And, you remember, he “recounted to them the splendor of his riches, the number of his sons.” It’s interesting, isn’t it? You know, “the number of his sons.” When I read that in chapter , I said, “Well, why does it say the number of his sons? Why not just say ‘his sons’?” You get to chapter 9, and I just read the list for you. Not an easy list to read! Some of you were holding your breath as I was reading that. I know. I could sense that there was an intake there, and eventually, when I got to the end of it, it went like, “Oh, good, okay.” But they’re actually listed there in the text of history in two columns, to make the point. He said, “You know, my sons are my crowning glory.” “Hey, look at your sons. We just hanged them up on a pole.” That’s a great reversal, from exaltation to devastation—and, in Mordecai’s case, from obscurity and apparent irrelevance to the most powerful man under the king in the entire nation. He starts off as “there was a Jew named Mordecai who sat at the king’s gate.” It doesn’t sound like much, does it? What a great reversal when you get to chapter 9 and you read in verse 4, as we did, “[And] Mordecai was great in the king’s house, and his fame spread throughout all the provinces, for the man Mordecai grew more and more powerful.”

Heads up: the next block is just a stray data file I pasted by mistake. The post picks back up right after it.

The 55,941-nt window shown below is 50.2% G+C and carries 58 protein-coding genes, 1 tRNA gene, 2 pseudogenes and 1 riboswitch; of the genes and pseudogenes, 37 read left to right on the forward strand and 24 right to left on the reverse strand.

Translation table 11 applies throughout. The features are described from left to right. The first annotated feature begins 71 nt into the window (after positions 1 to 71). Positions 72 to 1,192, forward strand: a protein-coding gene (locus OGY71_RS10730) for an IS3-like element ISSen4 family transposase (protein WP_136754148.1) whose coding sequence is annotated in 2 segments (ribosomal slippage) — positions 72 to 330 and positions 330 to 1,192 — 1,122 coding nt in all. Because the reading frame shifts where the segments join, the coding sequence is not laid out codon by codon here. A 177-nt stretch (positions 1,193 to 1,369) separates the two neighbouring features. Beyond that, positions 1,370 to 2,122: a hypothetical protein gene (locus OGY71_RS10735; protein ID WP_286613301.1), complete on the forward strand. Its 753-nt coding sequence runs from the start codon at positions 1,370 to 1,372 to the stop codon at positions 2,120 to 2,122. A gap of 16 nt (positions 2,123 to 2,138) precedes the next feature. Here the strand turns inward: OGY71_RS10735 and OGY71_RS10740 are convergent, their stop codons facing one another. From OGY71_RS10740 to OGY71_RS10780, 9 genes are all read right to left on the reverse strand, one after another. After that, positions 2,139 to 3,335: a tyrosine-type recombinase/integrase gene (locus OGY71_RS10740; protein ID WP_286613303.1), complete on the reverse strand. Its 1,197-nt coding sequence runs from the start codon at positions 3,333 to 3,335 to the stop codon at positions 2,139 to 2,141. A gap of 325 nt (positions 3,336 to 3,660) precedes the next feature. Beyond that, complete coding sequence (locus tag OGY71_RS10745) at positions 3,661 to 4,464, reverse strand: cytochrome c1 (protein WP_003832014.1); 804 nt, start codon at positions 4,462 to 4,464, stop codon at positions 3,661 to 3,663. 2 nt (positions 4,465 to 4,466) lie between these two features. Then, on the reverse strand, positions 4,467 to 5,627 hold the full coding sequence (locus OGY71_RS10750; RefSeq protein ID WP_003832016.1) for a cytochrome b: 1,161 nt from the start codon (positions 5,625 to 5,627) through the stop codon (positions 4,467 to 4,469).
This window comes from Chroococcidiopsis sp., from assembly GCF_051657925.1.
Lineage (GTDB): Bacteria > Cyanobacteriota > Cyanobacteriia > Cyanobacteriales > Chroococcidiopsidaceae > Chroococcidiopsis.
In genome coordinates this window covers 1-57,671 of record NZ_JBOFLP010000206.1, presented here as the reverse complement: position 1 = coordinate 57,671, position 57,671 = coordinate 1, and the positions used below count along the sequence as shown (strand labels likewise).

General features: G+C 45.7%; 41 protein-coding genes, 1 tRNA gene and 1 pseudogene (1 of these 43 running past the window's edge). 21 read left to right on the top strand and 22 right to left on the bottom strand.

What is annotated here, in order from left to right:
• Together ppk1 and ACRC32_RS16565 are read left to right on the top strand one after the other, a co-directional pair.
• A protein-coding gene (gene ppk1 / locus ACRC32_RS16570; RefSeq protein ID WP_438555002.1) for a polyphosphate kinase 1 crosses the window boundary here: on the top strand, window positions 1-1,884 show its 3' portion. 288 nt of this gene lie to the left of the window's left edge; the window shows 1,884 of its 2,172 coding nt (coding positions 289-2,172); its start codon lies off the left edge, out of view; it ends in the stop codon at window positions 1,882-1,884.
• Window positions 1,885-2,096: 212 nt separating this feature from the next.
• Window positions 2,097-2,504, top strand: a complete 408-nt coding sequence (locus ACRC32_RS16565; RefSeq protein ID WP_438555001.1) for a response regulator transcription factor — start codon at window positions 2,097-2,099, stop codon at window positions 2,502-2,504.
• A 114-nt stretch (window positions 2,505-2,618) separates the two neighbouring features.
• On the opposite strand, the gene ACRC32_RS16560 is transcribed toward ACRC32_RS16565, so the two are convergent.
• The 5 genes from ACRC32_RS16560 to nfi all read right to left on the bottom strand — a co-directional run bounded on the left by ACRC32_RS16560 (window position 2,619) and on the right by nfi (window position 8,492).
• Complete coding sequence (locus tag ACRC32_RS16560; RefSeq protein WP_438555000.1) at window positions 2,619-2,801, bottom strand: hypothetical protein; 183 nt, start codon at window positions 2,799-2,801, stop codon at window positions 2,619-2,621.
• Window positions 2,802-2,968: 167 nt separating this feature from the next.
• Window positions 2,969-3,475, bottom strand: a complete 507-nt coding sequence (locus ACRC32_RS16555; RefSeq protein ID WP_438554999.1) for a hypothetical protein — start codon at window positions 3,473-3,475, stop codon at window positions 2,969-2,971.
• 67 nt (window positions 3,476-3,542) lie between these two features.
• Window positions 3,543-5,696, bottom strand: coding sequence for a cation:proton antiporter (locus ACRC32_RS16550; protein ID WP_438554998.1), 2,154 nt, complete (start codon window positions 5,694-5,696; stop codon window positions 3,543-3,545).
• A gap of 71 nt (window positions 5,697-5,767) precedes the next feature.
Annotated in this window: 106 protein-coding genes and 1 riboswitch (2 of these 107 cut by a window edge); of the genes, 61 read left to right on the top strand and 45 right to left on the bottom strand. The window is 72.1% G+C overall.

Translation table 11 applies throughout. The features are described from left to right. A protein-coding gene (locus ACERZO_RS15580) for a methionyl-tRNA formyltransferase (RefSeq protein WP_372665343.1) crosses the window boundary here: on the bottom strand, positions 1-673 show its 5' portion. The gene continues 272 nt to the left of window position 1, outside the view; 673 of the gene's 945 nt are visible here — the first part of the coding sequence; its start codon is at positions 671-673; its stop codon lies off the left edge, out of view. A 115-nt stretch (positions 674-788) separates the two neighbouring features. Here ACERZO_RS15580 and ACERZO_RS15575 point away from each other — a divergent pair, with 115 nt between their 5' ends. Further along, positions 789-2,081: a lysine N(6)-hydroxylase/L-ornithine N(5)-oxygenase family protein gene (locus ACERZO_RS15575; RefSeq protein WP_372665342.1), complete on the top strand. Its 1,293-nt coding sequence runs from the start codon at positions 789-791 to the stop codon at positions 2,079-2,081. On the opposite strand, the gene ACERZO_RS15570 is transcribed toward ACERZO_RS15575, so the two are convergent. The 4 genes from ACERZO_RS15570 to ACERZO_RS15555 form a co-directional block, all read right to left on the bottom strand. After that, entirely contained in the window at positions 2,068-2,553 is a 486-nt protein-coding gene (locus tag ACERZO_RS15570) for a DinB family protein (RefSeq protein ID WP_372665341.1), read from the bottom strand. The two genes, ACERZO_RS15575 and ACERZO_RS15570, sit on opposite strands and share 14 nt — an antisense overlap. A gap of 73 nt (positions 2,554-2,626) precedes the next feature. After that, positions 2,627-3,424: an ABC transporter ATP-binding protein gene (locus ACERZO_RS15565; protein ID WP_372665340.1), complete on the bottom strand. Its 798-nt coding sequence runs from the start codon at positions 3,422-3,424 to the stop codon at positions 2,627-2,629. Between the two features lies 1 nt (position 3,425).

You see, what Zeresh—on the second occasion, when Haman came home—what Zeresh told her husband would happen to him in particular has now happened to the Jews in general. At the end of chapter 6, she said to her husband, “If Mordecai, before whom you have begun to fall, is of the Jewish people, you will not overcome him but will surely fall before him.” And Haman must have said to himself, “I don’t think so.” But it’s happened. He’s dead and gone, the problem remains, and now those whom he represents are brought underneath the jurisdiction of the Jews.